- Regarding Conway's game of life: funny example, it's fairly easy to build a CGOL emulator in a spreadsheet, with only spreadsheets functions, and relying on some evaluation order (that can be controlled by options, usually). Of course the grid of the game is made of spreadsheet cells.
- Actually, there is much more to spreadsheets than merely accounting functions, with some imagination. For instance, it's possible to sort a list with spreadsheet functions. It's probably not enough to say it's a "true" programming language, but the same can be said of LaTeX or SQL, and probably others on RosettaCode.
- And here, I'm not even considering replacing "temporal loops" by "spatial loops": copying a formula is like a "for loop", and can be used for instance to compute the solution of an equation, or to integrate a function. Of course, you have much more power if you use the solver, or VBA, or external DLLs (like LAPACK to compute eigenvalues for data analysis), combine all of this with your data to produce tabular or graphical output, everything within your spreadshet. Not too bad, for a not-a-programming-language.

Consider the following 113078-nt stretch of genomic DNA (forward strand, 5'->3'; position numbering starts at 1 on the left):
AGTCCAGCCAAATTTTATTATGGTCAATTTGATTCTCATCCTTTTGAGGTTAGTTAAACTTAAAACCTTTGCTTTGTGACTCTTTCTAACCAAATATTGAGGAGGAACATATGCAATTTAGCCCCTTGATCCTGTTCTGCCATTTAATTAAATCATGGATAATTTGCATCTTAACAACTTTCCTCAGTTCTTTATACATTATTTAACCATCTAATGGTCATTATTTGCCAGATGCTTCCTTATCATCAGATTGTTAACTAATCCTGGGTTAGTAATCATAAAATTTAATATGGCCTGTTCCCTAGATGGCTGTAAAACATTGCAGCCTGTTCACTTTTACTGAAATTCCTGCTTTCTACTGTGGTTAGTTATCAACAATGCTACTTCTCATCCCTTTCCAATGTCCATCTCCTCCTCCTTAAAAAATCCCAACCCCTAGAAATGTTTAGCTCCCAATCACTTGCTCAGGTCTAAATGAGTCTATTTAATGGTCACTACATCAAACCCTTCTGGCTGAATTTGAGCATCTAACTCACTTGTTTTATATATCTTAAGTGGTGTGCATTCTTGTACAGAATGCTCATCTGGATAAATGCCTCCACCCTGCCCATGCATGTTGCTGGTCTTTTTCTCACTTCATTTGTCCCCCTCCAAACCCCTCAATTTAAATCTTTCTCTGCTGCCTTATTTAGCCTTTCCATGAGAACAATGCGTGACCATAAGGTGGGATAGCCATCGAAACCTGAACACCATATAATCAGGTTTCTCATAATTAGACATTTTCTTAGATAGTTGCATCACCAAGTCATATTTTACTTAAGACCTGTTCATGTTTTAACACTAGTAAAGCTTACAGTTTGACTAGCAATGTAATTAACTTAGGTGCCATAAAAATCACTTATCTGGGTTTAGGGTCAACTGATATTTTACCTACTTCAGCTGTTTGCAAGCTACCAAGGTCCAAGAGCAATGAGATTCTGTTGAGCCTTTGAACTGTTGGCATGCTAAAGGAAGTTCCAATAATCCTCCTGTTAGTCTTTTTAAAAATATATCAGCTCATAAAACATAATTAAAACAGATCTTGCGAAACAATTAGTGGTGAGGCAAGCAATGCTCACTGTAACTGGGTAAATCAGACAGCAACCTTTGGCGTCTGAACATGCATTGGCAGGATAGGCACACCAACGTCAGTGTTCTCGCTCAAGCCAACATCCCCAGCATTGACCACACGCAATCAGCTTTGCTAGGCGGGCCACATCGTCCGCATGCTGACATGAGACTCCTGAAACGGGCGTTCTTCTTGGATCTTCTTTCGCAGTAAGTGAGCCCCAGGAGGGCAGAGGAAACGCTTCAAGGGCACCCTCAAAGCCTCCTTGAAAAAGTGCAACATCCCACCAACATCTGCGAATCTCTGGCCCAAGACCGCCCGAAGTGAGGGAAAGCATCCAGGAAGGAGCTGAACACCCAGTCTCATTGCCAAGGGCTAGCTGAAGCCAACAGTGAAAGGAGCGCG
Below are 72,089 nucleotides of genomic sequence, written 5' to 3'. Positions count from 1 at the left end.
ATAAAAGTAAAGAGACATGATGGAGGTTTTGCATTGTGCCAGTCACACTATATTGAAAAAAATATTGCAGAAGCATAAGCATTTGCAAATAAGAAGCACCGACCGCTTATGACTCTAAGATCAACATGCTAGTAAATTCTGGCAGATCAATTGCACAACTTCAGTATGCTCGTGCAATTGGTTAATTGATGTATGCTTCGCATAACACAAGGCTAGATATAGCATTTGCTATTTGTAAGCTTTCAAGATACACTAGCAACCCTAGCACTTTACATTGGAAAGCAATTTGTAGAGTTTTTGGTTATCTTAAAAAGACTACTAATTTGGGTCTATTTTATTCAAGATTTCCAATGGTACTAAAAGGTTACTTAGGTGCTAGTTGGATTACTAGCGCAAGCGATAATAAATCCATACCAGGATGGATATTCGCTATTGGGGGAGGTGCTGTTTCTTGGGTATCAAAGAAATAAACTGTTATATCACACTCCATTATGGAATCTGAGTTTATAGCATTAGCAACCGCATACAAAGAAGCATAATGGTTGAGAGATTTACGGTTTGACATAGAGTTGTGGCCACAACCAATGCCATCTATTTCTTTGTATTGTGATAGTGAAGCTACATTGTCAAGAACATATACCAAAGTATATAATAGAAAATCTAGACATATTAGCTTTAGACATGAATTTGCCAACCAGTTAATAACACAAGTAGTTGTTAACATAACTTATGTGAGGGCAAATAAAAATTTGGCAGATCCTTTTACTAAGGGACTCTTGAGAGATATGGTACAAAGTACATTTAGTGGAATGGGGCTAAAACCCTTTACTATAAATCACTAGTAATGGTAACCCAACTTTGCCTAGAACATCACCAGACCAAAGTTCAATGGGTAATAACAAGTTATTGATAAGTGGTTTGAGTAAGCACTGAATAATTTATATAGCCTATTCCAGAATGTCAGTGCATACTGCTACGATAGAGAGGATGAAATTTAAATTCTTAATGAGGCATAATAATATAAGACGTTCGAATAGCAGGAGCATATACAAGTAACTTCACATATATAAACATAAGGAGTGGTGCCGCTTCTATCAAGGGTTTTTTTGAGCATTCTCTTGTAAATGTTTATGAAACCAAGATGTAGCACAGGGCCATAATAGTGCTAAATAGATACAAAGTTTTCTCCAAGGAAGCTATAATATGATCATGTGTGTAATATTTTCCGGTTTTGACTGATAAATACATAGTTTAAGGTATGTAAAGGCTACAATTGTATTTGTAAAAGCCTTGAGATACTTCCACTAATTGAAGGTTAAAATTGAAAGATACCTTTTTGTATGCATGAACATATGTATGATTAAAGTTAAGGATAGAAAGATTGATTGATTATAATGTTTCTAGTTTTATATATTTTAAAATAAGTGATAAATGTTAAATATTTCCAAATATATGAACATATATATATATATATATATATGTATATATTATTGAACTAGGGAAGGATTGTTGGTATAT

- Have also a look at the nice Newton-Excel-Bach blog.
- Oh, and of course, have a look at the Wikipedia article on programming language, to see why your conception of a programming language may just be wrong.
- Arbautjc (talk) 10:47, 19 July 2015 (UTC)
- Good day!
- As a noob in programming (and related stuffs), my perception about Excel (and Programming) must be constantly changing/improving. My bold edit here is somewhat my bad. (raising white flag...) I will now just say that Excel as a Programming Language must be verified further.